Welcome to our Thailand page! Here are some of the places we visited and the guidelines we followed during our trip to Thailand. Of course, this list is far from comprehensive, and we always recommend you do your own research before traveling.
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OUR BLOG POSTS
After being blessed to see the Taj Mahal in all of its glory, it was time for Candace and me to head to Thailand for our Southeast Asian adventure! To optimize our time in each location, we chose an overnight flight from Delhi to Chiang Mai with an early morning layover in Bangkok. We arrived in Chiang Mai around 10 …
When we started planning our trip to Thailand, my first thought was ELEPHANTS. I’ve loved elephants since I was a kid, so I knew we needed to visit an elephant sanctuary. I also knew that a lot of places exploit and abuse elephants, and it was important to me to avoid those places during our trip. After some thorough research, …
After our quick trip to Hanoi, Vietnam and an overnight layover in the Suvarnabhumi Airport (a.k.a. the Bangkok Airport), we made our way from Bangkok to Khao Sok National Park, where we’d be staying the night on a floating bungalow! I sort of stumbled upon Khao Sok when researching places to visit in Thailand, as it isn’t a well-known tourist …
The last leg of our Southeast Asia trip was spent on Karon Beach in Phuket, i.e. the “Pearl of the Andaman” and Thailand’s largest island. We planned this so we would end our action-packed adventure relaxing on the beach and getting lots of Thai massages before flying back to India and then, all the way back to the United States. …
BEFORE YOU GO
Check out the U.S. Department of State – Bureau of Consular Affairs website for any travel advisories, cautions, vaccinations, visa/document requirements, etc. prior to traveling to Thailand.
This international travel adapter works in many countries, including Thailand, and has room for multiple USBs and a plug.
Pack your own medicine and feminine products, as there may not be ones that you are accustomed to readily available.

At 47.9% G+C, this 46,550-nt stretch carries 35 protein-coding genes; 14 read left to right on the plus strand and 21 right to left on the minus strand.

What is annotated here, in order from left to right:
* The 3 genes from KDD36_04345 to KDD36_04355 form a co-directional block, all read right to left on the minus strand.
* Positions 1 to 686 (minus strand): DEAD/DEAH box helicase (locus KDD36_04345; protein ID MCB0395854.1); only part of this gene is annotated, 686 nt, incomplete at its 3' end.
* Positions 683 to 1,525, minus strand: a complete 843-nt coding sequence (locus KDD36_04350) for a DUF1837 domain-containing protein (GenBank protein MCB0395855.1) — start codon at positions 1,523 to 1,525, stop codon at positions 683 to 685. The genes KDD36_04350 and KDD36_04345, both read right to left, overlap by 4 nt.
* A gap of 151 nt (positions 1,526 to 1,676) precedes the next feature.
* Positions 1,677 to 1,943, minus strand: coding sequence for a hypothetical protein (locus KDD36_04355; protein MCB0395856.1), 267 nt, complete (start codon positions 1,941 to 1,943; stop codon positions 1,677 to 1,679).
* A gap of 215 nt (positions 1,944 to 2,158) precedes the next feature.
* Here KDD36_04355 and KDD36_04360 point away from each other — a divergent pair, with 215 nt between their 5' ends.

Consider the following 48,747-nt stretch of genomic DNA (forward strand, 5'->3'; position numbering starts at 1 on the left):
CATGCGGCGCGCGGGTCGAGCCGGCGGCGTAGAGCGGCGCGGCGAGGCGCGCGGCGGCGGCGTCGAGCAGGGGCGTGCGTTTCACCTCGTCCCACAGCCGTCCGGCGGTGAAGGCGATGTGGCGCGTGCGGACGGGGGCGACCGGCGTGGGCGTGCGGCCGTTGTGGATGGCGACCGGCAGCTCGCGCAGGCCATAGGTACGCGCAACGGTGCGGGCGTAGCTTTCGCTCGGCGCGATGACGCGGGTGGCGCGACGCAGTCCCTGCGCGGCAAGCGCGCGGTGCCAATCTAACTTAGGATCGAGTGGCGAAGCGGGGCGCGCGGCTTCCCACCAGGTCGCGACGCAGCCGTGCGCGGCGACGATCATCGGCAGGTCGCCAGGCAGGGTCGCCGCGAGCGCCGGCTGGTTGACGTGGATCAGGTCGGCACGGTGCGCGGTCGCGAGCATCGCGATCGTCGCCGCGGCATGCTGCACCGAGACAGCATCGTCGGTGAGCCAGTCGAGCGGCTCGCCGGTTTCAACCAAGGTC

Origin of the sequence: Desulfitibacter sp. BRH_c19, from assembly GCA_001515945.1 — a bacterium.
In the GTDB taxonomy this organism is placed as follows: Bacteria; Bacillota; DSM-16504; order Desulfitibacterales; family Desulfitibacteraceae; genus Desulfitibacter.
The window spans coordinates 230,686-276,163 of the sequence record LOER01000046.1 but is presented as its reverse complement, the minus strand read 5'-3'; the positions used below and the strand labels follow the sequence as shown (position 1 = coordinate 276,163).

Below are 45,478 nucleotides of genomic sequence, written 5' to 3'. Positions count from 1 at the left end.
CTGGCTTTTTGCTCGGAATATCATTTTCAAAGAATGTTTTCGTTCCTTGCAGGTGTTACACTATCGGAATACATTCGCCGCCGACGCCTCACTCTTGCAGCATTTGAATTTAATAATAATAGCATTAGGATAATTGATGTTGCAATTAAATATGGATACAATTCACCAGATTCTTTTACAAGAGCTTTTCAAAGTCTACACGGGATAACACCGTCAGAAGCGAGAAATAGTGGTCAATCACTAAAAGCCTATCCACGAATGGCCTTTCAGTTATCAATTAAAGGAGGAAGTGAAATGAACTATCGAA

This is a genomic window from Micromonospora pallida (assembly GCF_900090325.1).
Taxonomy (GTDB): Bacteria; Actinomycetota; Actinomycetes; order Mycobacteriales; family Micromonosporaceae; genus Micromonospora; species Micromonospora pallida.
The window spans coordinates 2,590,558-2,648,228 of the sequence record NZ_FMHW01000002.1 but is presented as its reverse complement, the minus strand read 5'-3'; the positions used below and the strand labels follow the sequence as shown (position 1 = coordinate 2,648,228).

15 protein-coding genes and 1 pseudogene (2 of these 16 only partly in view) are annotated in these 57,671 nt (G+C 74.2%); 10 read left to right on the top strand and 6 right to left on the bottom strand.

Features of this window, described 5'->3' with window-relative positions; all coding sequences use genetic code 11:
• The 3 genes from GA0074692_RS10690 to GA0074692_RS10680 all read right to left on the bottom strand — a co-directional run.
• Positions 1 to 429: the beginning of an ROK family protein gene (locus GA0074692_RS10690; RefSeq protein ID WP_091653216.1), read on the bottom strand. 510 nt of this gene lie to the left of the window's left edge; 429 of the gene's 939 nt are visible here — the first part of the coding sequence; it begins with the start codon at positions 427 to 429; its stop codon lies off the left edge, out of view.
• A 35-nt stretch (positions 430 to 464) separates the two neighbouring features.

Every gal needs a cool pair of elephant pants – just because they are so fun! We like these options:
WHILE YOU’RE THERE
Thailand’s currency is the Thai Baht (THB). We got local currency out from ATMs using our debit cards once we arrived, but be aware that sometimes it’s hard to track down an ATM that will accept U.S. bank cards; we did experience some issues with this both at the airport and in Chiang Mai.
Don’t drink the water! Or brush your teeth with it. You will need to purchase water bottles throughout your trip.
Thailand’s culture is conservative, and you should dress appropriately. Covering your shoulders (and sometimes head) is customary inside of temples and you will be required to leave your shoes outside.
- We had no issues leaving our shoes anywhere but would suggest wearing a cheaper pair of sandals that you aren’t too attached to if you are worried about it.
- We carried simple, lightweight scarves to cover up inside of temples and kept them tied around our purses otherwise for an extra layer of “security”, i.e. covering the zipper, while walking around in touristy areas.
We recommend bringing water, snacks, bug repellent, tip money, a rain jacket, tissues, sandwich baggies, hand sanitizer, lip balm, sunblock, a scarf, a cross-body or secure purse/wallet, and sunglasses.
Here are our favorite travel-sized bug spray, lotion and anti-itch cream:
If you’d feel more comfortable having a money belt or wallet to wear under your clothes, we have also used and can recommend these:
Some of the hikes we went on were muddy, and it was pretty hot everywhere we went; we recommend these waterproof hiking sandals for your hiking excursions in Thailand:
Restrooms many times will not be fully stocked with toilet paper or soap/hand sanitizer, so it’s smart to carry your own each day just in case.
We used the Grab app, which is similar to Lyft or Uber, to get around Thailand; it was reasonably priced and reliable in our experience.
We had to leave our roller bags behind for some excursions, and we would recommend these TSA-approved luggage locks for such occasions:
Tipping is always at your discretion. In our experience, Thai folks are quite humble and in some cases, may not accept your full tip or accept anything at all. We tipped with these guidelines in mind:
- Driver used for an entire day or excursion: 50-100 Baht
- Guide used for an entire day or excursion: 300-600 Baht
- Restaurants: A 10% service charge is typically already included, but if it’s not, a 5-10% tip on the bill is customary
- Massages: 100 Baht for each 30 minutes
We would love to hear your tips for Thailand. Feel free to leave your ideas for us in a comment below, and don’t forget to pin it!
XOXO Travel A-Broads